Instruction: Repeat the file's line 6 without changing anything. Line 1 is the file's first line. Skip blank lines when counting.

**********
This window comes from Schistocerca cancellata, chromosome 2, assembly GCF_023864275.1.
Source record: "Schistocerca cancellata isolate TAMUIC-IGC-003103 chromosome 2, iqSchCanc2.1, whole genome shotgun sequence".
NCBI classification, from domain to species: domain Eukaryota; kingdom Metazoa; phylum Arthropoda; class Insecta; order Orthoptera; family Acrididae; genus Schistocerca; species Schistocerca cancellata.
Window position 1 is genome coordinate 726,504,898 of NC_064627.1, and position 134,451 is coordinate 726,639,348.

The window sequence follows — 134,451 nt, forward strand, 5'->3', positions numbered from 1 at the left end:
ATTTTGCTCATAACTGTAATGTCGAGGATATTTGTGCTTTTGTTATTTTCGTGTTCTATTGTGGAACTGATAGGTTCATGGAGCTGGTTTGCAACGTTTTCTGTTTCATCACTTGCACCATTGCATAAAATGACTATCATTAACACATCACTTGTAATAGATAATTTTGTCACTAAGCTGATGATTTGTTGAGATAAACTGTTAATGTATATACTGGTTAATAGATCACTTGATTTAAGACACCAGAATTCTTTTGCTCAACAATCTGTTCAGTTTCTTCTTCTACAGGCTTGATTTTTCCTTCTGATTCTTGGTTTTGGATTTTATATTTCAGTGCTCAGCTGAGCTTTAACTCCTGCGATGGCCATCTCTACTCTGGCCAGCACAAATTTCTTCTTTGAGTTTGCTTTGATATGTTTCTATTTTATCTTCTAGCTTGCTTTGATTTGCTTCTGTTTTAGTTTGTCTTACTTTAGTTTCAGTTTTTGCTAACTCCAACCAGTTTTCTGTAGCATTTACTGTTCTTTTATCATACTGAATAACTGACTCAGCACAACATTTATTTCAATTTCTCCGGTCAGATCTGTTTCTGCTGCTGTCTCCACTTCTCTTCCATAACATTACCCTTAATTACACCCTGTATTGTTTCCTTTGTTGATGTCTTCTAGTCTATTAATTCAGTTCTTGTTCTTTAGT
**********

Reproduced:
ATTTTGCTCATAACTGTAATGTCGAGGATATTTGTGCTTTTGTTATTTTCGTGTTCTATTGTGGAACTGATAGGTTCATGGAGCTGGTTTGCAACGTTTTCTGTTTCATCACTTGCACCATTGCATAAAATGACTATCATTAACACATCACTTGTAATAGATAATTTTGTCACTAAGCTGATGATTTGTTGAGATAAACTGTTAATGTATATACTGGTTAATAGATCACTTGATTTAAGACACCAGAATTCTTTTGCTCAACAATCTGTTCAGTTTCTTCTTCTACAGGCTTGATTTTTCCTTCTGATTCTTGGTTTTGGATTTTATATTTCAGTGCTCAGCTGAGCTTTAACTCCTGCGATGGCCATCTCTACTCTGGCCAGCACAAATTTCTTCTTTGAGTTTGCTTTGATATGTTTCTATTTTATCTTCTAGCTTGCTTTGATTTGCTTCTGTTTTAGTTTGTCTTACTTTAGTTTCAGTTTTTGCTAACTCCAACCAGTTTTCTGTAGCATTTACTGTTCTTTTATCATACTGAATAACTGACTCAGCACAACATTTATTTCAATTTCTCCGGTCAGATCTGTTTCTGCTGCTGTCTCCACTTCTCTTCCATAACATTACCCTTAATTACACCCTGTATTGTTTCCTTTGTTGATGTCTTCTAGTCTATTAATTCAGTTCTTGTTCTTTAGT